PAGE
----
Stress: Is Simplicity the Answer?
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Stress: Is Simplicity the Answer?

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Is your life more or less complicated than it was 10 years ago? How about 20 years ago? More and more people are finding that, in spite of technology and other modern conveniences, they have less time, get less sleep, and are more stressed than they were a decade ago. The reasons for this are, well, not so simple, but relate to a number of factors.

Today's Sources of Complexity

Too Many Options

When making a purchase, whether it's food, health and beauty products, cars, or computers, we confront an expanding array of brands, flavors, and options. Similarly, we also have more options in terms of careers and lifestyles, and this can make our lives busier and more complicated. Although choice can certainly be a good thing, it doesn't always make life simpler. Some people lose touch with their priorities when faced with too many options and distractions.

Technology

You have an urgent question to ask your healthcare provider and you reach an automated phone system instead of a person. Your new computer has a problem that no one in the office can fix and your work is put on "hold." Your new office phone has dozens of features, but you can't make sense of the complicated instruction manual. It's enough to make one question whether or not technology really makes life simpler.

Overconsumption

Mass production, mass marketing, and buying on credit has fueled a fervor of consumerism. People buy more than they need and end up burdened with clutter and debt.

Information Overload

Exchanges of information used to take place primarily among the people in one's immediate environment through personal contact. Gradually, more information was exchanged through letters, publications, telephone, radio, and television. Now we have rapid, world wide, mass communication through the internet, email, and fax machines, as well as diverse and increasing numbers of publications, radio, and television stations. More organizations tend to be created in response to increasing knowledge and information—along with more regulations and more bureaucracy.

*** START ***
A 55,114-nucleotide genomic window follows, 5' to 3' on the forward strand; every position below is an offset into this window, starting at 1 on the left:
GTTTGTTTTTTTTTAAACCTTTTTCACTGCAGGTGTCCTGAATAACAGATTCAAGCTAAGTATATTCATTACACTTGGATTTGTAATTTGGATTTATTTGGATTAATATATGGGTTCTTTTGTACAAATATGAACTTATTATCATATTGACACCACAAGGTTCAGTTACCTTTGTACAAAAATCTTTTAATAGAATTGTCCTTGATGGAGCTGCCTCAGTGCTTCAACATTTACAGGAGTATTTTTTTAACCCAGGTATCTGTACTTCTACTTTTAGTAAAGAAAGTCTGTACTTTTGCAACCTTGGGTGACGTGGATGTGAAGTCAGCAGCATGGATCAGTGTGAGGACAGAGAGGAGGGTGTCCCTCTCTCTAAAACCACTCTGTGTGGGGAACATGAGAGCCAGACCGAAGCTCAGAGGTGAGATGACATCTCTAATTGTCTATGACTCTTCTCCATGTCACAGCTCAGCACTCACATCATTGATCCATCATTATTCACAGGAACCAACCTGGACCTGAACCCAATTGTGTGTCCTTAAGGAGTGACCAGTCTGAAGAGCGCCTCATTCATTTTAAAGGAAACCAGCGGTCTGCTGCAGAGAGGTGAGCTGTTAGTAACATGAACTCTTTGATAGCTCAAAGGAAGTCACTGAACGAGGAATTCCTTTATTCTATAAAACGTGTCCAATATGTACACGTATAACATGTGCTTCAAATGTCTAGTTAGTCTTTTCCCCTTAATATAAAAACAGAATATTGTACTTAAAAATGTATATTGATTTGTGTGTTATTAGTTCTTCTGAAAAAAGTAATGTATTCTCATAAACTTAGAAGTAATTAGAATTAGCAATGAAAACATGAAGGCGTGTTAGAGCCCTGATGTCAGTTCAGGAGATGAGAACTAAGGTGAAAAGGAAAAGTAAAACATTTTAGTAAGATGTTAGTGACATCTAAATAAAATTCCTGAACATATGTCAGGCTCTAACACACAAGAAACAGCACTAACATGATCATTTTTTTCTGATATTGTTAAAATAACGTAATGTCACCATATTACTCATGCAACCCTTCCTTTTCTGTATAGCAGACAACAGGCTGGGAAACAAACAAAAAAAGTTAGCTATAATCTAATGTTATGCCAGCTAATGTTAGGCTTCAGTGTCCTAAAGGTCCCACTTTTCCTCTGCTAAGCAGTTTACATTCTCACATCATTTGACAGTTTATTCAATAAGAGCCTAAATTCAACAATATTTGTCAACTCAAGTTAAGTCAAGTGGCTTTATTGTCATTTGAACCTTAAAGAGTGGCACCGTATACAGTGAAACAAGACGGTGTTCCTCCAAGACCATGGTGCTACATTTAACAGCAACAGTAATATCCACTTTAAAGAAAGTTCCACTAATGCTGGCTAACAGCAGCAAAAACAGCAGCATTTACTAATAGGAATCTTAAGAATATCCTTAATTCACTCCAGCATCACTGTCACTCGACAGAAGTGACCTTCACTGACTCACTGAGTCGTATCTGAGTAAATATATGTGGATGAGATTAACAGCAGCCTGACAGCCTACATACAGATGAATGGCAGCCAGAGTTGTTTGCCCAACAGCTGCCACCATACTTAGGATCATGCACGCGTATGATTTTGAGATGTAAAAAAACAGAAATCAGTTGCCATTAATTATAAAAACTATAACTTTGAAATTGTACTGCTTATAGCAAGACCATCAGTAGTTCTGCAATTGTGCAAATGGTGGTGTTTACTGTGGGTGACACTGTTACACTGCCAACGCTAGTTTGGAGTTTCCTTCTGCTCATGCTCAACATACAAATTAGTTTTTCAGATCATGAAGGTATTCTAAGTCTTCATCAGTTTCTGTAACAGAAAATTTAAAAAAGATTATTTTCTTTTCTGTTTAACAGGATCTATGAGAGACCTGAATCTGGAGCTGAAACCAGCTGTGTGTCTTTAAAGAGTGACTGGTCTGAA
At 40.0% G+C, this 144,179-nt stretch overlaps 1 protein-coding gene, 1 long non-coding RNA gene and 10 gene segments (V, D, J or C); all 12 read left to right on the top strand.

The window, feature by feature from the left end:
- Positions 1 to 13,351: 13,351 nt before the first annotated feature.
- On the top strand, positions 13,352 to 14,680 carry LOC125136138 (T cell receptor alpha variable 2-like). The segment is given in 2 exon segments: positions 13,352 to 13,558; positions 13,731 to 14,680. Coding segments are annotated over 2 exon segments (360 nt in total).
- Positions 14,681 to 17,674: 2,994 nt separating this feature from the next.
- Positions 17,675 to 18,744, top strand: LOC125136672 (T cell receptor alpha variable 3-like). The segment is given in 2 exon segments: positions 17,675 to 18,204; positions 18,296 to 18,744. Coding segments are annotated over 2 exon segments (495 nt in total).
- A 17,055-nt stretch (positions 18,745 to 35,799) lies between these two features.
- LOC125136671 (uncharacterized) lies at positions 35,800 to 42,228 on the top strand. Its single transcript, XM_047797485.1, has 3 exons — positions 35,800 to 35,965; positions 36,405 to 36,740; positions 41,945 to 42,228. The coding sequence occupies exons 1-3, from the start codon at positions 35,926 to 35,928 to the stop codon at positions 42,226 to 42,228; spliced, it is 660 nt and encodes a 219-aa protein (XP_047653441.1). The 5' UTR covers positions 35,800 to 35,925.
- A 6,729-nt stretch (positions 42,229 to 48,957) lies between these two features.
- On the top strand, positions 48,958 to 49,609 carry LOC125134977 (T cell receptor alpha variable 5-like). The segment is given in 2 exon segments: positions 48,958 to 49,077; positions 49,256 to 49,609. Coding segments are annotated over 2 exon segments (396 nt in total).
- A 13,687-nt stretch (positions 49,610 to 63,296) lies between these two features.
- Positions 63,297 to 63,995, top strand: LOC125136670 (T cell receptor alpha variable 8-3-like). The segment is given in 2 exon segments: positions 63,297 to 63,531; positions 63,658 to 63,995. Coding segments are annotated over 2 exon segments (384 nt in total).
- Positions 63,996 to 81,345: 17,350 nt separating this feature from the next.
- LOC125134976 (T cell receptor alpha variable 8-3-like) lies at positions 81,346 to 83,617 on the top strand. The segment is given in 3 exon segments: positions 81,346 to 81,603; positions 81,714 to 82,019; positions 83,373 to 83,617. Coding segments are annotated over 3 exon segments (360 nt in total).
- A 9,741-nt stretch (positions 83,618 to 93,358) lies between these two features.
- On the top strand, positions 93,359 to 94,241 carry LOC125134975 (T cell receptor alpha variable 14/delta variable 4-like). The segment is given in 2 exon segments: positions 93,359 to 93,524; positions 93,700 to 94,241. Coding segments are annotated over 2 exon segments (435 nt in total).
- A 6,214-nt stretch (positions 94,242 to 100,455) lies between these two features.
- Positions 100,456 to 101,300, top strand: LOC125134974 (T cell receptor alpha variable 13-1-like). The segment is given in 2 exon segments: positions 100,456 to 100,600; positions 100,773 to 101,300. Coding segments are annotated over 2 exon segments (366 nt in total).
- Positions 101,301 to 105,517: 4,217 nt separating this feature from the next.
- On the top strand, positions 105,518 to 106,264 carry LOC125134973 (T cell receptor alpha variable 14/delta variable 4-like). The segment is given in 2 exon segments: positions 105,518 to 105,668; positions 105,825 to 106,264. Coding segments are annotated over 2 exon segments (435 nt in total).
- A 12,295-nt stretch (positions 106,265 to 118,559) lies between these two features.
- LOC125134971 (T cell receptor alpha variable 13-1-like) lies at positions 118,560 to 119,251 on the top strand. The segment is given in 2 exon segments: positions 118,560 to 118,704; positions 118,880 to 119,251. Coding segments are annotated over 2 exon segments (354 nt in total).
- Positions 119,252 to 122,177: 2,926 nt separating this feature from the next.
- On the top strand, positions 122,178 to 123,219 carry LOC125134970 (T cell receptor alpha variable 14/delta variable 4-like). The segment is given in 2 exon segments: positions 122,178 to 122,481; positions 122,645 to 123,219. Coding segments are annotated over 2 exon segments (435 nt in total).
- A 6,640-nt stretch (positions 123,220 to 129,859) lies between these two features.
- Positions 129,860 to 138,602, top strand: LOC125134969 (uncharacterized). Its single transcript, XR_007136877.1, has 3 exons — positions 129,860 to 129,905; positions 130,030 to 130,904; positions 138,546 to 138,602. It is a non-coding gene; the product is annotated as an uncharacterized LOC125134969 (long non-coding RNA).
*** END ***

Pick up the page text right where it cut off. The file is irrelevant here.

Population Density

We went forth and multiplied. Now we wait in long lines, sit in traffic jams, and witness phenomenons such as "road rage."

Increased Cost of Living

Today it takes more money to live at the same standard of living as our parents did. Many women cannot afford to stay home with their children, and two-income families have become the norm. As a result, people are feeling strained by the lack of quality time and energy they can bring to their families and relationships.

Job Uncertainty

Many businesses have gone through phases of "merging and purging." Most people don't expect to stay at the same job for decades, but many are working longer and harder than ever.

Mobility

Increasing choices, and job and lifestyle changes are leading people to move more frequently. Look at your address book. How many times in the last 5, 10, or 20 years have you crossed off the addresses of friends and family members? How many times have they crossed off yours?

Rapid Change

Here today, gone tommorow—that seems to be the law of modern life. But unless we know how to manage it, rapid change can take its toll on physical and mental health, jobs, relationships, family life, and goals.

What Is Simplicity?

Making changes to simplify certain aspects of life can be the antidote to living in such a complex society. But simplification is a very individual matter—what's considered simple and stress-relieving to one person might be burdensome and stressful to another. For example, you may eat convenience foods because they save you time and energy. Your friend, on the other hand, may find convenience foods expensive and rather "inconvenient" for her family food budget.

The most important part of the simplification process is introspection—taking an honest and in-depth look at yourself and your life and then identifying things that can be changed. Simple enough? Yes and no. That is, some changes can be relatively easy to make. You may decide to unclutter your house by throwing out items that you really don't need and scaling back on your consumption. On the other hand, you may find that you need a major overhaul to find a simpler life—a change of career or financial goals, a geographical relocation, or a change in perception through intensive psychotherapy.